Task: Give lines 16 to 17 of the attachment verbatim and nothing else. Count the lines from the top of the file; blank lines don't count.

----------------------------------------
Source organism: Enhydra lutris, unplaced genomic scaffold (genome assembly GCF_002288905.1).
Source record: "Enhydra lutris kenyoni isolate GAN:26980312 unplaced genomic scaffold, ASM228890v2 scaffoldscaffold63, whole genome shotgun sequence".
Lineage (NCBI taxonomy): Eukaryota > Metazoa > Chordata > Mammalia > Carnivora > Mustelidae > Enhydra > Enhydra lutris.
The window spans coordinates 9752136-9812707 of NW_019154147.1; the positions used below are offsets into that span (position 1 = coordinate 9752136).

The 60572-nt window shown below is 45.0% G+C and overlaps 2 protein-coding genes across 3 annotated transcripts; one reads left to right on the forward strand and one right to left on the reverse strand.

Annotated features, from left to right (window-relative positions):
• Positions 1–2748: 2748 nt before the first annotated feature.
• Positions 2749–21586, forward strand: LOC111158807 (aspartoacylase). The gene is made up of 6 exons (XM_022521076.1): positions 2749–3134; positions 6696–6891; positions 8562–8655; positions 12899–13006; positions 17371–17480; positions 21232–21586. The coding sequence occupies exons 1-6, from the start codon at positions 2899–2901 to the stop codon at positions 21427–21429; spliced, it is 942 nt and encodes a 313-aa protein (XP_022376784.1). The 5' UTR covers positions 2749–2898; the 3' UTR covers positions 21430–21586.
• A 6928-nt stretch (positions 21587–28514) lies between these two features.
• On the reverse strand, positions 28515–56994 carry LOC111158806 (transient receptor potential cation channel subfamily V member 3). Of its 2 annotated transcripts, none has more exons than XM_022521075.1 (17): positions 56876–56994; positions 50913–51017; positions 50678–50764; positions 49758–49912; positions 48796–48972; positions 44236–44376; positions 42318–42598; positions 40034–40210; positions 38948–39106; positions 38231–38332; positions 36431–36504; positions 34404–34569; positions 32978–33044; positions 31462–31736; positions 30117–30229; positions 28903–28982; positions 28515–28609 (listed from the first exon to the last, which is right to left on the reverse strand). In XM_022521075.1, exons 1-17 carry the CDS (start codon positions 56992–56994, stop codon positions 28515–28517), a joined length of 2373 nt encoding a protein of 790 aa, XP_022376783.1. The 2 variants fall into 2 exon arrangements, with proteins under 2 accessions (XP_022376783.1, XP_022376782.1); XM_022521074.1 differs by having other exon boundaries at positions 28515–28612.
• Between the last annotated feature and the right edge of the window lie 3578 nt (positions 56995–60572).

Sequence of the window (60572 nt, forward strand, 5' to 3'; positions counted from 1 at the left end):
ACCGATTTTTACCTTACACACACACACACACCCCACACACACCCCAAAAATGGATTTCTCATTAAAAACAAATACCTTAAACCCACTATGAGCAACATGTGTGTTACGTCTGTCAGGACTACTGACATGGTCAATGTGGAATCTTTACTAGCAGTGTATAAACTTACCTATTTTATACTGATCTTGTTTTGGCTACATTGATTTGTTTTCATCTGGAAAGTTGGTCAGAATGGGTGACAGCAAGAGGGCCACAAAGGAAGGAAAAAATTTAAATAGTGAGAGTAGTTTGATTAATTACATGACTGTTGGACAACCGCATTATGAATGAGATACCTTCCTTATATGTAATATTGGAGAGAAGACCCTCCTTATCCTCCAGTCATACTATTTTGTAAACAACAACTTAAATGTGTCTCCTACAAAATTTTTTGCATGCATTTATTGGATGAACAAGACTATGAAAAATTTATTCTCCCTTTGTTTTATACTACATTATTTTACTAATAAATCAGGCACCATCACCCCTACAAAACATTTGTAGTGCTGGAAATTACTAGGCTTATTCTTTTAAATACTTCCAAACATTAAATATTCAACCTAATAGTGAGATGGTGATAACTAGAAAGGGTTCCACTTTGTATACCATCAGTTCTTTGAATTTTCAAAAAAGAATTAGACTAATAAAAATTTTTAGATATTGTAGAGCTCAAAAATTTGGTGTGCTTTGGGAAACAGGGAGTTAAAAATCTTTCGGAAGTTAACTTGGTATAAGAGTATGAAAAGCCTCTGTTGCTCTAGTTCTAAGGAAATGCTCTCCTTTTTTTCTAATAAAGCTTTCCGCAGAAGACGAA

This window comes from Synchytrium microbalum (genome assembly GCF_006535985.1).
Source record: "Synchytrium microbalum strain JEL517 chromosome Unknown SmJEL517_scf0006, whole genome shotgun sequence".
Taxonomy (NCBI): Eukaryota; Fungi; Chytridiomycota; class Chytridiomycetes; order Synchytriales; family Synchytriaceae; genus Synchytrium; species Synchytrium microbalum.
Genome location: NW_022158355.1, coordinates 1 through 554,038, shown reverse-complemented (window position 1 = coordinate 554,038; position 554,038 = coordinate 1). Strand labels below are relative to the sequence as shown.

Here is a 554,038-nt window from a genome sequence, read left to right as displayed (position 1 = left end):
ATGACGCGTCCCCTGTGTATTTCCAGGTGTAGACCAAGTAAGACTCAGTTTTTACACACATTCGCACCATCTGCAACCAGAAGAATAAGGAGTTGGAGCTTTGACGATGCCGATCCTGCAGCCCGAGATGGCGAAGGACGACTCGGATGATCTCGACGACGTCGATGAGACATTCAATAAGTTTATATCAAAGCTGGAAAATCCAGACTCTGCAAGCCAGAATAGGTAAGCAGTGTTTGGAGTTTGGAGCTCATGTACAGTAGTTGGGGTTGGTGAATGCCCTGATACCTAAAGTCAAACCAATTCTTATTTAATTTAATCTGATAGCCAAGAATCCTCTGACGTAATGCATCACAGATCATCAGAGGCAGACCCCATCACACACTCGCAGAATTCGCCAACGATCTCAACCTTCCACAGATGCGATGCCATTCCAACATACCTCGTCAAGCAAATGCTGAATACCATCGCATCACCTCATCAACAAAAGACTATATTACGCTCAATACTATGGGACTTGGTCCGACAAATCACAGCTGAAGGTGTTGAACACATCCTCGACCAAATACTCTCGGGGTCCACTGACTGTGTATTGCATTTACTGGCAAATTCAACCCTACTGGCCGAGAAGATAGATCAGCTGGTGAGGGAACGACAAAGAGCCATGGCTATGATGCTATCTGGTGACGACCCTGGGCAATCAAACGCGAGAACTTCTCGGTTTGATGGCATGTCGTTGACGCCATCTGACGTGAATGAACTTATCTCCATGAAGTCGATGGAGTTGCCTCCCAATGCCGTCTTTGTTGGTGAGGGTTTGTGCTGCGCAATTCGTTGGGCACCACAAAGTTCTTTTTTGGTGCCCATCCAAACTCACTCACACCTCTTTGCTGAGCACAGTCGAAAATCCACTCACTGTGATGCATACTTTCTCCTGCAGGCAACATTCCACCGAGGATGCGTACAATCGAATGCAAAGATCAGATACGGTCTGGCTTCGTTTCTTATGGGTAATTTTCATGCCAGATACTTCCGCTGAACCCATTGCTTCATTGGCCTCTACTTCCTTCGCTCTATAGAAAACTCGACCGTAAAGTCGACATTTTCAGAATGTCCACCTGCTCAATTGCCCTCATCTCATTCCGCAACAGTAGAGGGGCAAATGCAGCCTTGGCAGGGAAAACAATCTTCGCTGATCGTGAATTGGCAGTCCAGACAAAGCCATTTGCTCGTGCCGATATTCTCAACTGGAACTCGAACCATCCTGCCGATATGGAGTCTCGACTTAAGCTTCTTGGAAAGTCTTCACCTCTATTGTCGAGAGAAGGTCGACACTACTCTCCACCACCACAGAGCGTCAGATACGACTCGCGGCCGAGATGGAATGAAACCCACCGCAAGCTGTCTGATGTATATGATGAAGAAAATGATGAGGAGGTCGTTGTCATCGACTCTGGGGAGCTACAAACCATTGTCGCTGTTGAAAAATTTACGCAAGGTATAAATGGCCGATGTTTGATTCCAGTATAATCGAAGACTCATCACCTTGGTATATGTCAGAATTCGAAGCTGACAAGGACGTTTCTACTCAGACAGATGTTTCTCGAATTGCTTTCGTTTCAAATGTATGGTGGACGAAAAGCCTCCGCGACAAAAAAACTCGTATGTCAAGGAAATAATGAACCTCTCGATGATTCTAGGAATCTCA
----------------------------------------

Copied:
Taxonomy (NCBI): Eukaryota; Fungi; Chytridiomycota; class Chytridiomycetes; order Synchytriales; family Synchytriaceae; genus Synchytrium; species Synchytrium microbalum.
Genome location: NW_022158355.1, coordinates 1 through 554,038, shown reverse-complemented (window position 1 = coordinate 554,038; position 554,038 = coordinate 1). Strand labels below are relative to the sequence as shown.